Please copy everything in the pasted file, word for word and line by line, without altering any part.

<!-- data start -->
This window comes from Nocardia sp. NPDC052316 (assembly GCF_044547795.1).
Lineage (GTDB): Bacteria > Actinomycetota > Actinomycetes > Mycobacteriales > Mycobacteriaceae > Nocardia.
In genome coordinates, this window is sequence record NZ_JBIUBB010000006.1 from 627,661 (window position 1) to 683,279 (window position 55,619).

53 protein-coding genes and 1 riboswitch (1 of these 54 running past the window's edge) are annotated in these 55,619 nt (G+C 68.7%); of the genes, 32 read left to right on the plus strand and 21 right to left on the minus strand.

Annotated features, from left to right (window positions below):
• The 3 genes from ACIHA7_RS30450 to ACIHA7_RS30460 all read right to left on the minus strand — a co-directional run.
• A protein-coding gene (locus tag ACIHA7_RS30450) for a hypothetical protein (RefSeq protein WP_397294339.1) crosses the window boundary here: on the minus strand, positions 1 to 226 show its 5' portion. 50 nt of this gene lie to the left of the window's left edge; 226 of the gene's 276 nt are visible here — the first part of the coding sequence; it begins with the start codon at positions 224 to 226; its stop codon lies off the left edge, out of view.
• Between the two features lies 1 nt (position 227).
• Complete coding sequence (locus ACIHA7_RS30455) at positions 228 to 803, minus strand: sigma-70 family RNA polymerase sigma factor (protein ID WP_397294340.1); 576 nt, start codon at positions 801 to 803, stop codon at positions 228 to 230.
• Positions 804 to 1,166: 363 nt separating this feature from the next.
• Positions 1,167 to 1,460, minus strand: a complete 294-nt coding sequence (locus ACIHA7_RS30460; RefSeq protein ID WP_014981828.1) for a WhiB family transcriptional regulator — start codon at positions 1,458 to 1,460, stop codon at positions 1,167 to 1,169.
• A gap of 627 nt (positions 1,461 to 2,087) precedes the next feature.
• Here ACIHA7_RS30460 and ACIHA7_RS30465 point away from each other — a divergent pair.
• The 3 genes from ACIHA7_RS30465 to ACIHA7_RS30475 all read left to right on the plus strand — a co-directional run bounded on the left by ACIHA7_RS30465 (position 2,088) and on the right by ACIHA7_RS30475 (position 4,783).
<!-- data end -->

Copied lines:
This window comes from Nocardia sp. NPDC052316 (assembly GCF_044547795.1).
Lineage (GTDB): Bacteria > Actinomycetota > Actinomycetes > Mycobacteriales > Mycobacteriaceae > Nocardia.
In genome coordinates, this window is sequence record NZ_JBIUBB010000006.1 from 627,661 (window position 1) to 683,279 (window position 55,619).

53 protein-coding genes and 1 riboswitch (1 of these 54 running past the window's edge) are annotated in these 55,619 nt (G+C 68.7%); of the genes, 32 read left to right on the plus strand and 21 right to left on the minus strand.

Annotated features, from left to right (window positions below):
• The 3 genes from ACIHA7_RS30450 to ACIHA7_RS30460 all read right to left on the minus strand — a co-directional run.
• A protein-coding gene (locus tag ACIHA7_RS30450) for a hypothetical protein (RefSeq protein WP_397294339.1) crosses the window boundary here: on the minus strand, positions 1 to 226 show its 5' portion. 50 nt of this gene lie to the left of the window's left edge; 226 of the gene's 276 nt are visible here — the first part of the coding sequence; it begins with the start codon at positions 224 to 226; its stop codon lies off the left edge, out of view.
• Between the two features lies 1 nt (position 227).
• Complete coding sequence (locus ACIHA7_RS30455) at positions 228 to 803, minus strand: sigma-70 family RNA polymerase sigma factor (protein ID WP_397294340.1); 576 nt, start codon at positions 801 to 803, stop codon at positions 228 to 230.
• Positions 804 to 1,166: 363 nt separating this feature from the next.
• Positions 1,167 to 1,460, minus strand: a complete 294-nt coding sequence (locus ACIHA7_RS30460; RefSeq protein ID WP_014981828.1) for a WhiB family transcriptional regulator — start codon at positions 1,458 to 1,460, stop codon at positions 1,167 to 1,169.
• A gap of 627 nt (positions 1,461 to 2,087) precedes the next feature.
• Here ACIHA7_RS30460 and ACIHA7_RS30465 point away from each other — a divergent pair.
• The 3 genes from ACIHA7_RS30465 to ACIHA7_RS30475 all read left to right on the plus strand — a co-directional run bounded on the left by ACIHA7_RS30465 (position 2,088) and on the right by ACIHA7_RS30475 (position 4,783).